This amazing desert – which is now popular in Hungary, as well – has started its life in Transylvania and it is still super popular here. Sweet dough, wrapped on special baking rolls, cooked over charcoal and then some coatings are added: cinnamon and sugar, only sugar or minced walnuts.

Vegetables salad with beef – “salata beuf”

This salad can be seen on every table of every Romanian, for any occasion. And I am not kidding you. Boil the vegetables – potatoes, carrots, parsley roots, parsnips – along with a chunk of beef . Separately boil some eggs. Make a home-made mayonnaise and let it rest. Cut the veggies and meat in cubs, add all together with the cubed eggs, canned peas and mayonnaise and you have a hearty salad for a starter. At home, I make a lighter version of it, usually skipping the meat or using chicken breast.

Roasted pumpkin – “dolveac copt”

Roasted pumpkin

My favorite early winter treat, it takes ages to bake it in the oven. The orange winter pumpkins are sweet and quite addictive.

Tripe soup – “ciorba de burta”

This is one of the “bizarre” foods which you either love or hate. I am in the latter category. Made from a calf’s stomach , which is boiled for hours with vegetables, ciorba de burta is served with sour cream and hot, pickled peppers.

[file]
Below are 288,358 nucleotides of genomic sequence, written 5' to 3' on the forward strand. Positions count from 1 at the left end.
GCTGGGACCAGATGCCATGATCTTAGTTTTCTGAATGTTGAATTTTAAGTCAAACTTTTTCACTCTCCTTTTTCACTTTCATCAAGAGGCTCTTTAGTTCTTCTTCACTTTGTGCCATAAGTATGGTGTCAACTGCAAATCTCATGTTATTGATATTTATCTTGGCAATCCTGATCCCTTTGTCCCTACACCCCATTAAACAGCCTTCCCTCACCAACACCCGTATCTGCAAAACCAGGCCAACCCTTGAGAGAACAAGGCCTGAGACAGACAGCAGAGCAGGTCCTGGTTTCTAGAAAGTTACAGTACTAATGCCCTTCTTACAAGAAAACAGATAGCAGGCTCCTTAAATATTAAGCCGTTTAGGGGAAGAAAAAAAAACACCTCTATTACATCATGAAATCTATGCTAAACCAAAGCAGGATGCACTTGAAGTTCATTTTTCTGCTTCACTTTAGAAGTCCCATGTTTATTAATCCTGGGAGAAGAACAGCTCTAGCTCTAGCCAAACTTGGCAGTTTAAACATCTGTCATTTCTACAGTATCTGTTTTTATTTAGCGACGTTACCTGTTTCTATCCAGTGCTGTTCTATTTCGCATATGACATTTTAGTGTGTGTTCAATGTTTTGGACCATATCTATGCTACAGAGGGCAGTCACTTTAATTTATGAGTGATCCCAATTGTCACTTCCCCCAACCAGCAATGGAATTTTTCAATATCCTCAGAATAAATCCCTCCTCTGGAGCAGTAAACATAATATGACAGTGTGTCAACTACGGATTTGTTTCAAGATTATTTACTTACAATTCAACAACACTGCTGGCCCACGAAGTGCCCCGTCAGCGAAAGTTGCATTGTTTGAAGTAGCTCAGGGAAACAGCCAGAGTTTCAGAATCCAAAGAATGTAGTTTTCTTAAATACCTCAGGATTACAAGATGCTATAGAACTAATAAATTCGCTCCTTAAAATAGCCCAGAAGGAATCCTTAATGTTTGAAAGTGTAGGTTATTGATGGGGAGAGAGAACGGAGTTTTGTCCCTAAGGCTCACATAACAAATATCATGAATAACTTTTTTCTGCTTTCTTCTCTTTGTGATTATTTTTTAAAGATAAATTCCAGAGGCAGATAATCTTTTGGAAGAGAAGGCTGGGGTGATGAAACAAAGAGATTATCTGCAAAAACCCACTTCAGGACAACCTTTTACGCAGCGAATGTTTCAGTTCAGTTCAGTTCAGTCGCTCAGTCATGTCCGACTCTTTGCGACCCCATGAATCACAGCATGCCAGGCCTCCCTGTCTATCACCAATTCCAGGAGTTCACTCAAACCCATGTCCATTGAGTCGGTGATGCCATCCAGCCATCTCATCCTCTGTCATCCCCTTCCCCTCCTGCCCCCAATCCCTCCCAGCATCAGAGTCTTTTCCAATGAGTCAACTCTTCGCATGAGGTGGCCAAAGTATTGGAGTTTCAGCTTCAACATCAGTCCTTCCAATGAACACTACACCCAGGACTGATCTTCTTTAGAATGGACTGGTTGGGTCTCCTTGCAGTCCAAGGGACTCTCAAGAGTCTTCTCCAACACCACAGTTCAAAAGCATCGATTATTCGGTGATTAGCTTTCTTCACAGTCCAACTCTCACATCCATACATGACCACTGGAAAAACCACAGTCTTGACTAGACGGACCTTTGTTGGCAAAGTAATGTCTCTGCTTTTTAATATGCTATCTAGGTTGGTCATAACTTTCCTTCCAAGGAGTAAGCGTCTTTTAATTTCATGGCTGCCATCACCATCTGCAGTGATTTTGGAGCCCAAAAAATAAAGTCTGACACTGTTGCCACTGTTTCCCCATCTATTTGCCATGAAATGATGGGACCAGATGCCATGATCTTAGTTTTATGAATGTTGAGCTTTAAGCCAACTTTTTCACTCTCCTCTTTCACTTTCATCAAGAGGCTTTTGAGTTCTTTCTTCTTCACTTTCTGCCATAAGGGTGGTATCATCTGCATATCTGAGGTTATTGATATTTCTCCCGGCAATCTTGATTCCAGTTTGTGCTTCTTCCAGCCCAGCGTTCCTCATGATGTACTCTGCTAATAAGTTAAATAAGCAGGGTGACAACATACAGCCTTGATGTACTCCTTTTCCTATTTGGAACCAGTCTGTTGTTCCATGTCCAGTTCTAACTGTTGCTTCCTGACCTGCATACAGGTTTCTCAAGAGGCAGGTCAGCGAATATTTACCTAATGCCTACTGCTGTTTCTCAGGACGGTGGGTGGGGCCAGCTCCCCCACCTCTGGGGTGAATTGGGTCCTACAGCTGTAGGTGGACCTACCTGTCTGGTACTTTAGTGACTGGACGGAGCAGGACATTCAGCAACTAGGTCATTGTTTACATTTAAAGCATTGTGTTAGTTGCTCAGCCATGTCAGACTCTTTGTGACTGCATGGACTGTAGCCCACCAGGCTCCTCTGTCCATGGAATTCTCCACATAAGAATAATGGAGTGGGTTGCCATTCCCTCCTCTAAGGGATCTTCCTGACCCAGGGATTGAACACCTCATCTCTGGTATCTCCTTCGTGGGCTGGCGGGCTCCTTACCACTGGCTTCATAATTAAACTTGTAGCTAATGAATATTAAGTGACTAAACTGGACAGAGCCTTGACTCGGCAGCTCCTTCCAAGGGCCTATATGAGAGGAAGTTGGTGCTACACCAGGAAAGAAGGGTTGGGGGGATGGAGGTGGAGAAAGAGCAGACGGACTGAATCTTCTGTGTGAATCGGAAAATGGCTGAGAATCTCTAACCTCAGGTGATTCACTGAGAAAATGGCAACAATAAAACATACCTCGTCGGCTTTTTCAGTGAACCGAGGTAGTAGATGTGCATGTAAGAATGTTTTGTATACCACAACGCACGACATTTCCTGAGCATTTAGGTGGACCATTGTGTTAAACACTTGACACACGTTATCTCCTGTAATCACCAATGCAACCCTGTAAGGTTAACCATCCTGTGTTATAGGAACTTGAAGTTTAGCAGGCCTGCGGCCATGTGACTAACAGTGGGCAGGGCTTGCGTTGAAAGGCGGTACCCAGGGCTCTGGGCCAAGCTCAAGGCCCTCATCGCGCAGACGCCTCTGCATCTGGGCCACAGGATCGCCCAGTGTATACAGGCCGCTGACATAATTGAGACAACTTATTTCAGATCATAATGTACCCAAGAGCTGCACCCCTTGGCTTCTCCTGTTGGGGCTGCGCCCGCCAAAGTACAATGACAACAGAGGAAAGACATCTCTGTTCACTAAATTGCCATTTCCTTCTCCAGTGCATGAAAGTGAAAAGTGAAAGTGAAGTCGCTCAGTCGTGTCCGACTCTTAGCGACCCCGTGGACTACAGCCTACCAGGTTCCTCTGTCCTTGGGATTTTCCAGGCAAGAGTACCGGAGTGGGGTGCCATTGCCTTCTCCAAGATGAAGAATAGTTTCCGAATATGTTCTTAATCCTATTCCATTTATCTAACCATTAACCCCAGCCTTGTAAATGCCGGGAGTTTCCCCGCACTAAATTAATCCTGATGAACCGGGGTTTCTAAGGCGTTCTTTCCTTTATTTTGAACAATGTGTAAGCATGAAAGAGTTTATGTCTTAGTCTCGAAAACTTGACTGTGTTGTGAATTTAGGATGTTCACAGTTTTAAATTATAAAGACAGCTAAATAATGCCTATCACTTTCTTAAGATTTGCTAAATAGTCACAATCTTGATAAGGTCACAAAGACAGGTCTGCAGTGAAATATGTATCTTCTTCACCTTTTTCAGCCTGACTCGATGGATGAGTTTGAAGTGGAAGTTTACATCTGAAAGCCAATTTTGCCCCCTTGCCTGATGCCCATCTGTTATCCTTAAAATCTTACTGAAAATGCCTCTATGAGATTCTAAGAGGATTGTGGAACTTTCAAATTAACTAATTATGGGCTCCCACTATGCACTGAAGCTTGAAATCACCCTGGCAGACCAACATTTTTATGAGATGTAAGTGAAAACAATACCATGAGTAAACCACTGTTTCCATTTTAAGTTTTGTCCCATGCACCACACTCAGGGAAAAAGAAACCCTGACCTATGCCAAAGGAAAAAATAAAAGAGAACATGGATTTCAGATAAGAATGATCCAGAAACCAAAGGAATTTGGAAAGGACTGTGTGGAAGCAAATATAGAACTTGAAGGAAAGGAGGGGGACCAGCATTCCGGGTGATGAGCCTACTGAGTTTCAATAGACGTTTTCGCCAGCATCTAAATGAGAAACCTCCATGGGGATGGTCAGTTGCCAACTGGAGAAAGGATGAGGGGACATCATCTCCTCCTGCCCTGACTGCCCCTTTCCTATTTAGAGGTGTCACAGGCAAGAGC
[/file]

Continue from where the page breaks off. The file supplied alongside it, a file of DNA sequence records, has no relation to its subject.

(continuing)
Plum dumplings – “gomboti” / szilvasgomboc (Hungarian)

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Traditional in Transylvania, the plum dumplings are actually a Hungarian food. Made with a sweet dough which includes potatoes, it features ripe plums. The dumplings are boiled and then, while hot, tossed in a mix of ground bread crumbs, cooked in butter and spiced with cinnamon.

Lamb haggis – “drob de miel”

The staple food for Easter and one that you either love or hate. Ground lamb innards, spices, spring onion and garlic, are all tossed together and then baked.

Eggplant dip – “salata de vinete”

eggplant dipp